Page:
BlackBerry needed to reboot while staying viable enough to hold a base level of customers. They did this quite well under the circumstances.
Now here is where things stopped making sense to me.
BlackBerry announces a security vulnerability that they had already patched on a version they didn't even support anymore, and their stock goes down. This affected nobody. Nobody. This is a feel good. BlackBerry disclosed it. It wasn't discovered.
...We have the iOS 6.1 problems that saw battery drain and caused servers to overwork. Whether Apple likes it or not, Exchange is the dominant server in the workplace. There is no excuse for a version 6.X of anything making this type of mistake. There was relatively no noise about this. This affected potentially millions.
There are a lot of examples of this in the last few years. The service interruption that RIM went through in September of 2012 that saw a 7% drop of shares that day. This service interruption was for 3 hours, and affected a small percentage of their customers.
In December of last year, Google experienced an outage across many different services and almost nobody commented.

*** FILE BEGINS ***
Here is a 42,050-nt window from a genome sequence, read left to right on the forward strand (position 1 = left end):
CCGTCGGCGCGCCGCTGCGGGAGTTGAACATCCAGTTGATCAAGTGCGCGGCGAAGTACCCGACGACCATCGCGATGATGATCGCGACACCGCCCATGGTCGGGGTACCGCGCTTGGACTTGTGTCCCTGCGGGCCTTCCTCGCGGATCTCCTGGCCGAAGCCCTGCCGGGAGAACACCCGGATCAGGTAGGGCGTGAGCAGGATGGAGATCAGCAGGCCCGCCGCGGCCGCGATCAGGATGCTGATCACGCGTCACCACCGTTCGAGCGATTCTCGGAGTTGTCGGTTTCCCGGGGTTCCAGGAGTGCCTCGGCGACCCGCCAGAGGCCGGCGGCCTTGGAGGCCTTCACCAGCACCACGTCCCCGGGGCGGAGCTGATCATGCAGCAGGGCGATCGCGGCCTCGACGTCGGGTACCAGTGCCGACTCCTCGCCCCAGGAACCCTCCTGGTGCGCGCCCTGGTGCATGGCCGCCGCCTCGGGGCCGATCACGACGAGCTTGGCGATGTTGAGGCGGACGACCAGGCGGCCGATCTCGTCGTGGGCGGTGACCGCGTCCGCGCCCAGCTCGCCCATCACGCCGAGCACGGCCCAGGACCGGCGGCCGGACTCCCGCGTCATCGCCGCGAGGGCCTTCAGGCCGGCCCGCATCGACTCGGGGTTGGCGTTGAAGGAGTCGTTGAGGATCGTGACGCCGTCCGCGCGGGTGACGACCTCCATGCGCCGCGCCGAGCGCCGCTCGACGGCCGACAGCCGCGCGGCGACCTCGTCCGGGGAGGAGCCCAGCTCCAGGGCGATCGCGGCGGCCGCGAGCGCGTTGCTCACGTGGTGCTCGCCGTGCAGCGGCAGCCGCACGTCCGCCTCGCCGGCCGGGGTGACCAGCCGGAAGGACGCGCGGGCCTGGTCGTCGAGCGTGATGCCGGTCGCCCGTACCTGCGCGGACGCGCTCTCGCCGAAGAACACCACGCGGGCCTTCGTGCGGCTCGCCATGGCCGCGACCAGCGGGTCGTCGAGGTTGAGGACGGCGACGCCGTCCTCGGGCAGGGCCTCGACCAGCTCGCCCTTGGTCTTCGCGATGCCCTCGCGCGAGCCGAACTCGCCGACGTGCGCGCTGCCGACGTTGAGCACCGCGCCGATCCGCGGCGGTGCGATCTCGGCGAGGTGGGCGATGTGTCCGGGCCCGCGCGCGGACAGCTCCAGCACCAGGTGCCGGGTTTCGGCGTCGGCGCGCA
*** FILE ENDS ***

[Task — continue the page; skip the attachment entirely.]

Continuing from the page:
Samsung releases the Galaxy S4, having built up hype with eye scrolling and tracking, only to release it with head tracking instead. If this was BlackBerry, then there would have been much more media on the disappointment that seemed to disappear when it was Android and Samsung. The fact that Apple used a proprietary connecter, again, leaving behind millions of devices and already loyal users being forced to buy adapters or new devices. This would be chastised if it had been on the latest BlackBerry device. Instead, BlackBerry uses standard USB micro and micro HDMI, but gets no accolades.
Apple this year had their flagship device hacked and declined to respond to questions. How many could this potentially affect? How many people haven't heard about it?
When you follow the plight of one company as you struggle to make decisions for your own, you start to notice how biased the media, especially North American media, truly is.
Why is BlackBerry not being looked upon as the comeback kid? I own the Z10. It isn't perfect, but that title belongs to no smartphone past or current. It is better, in my eyes much better, than both iPhone and flagship Android devices. I have yet to notice any lag or slowdown with multiple email accounts, one BES and one POP, Facebook, LinkedIn, BBM, Text, Twitter, and notifications all present in the Hub. Speaking of the Hub, good luck finding anything out there that competes with the speed and efficiency of this structure.
I have had no battery issues getting a full day easily with regular use. I have an extra battery that I can slip into my pocket if I was ever running close. Construction is fantastic and after just one update, almost all quirks have been ironed out.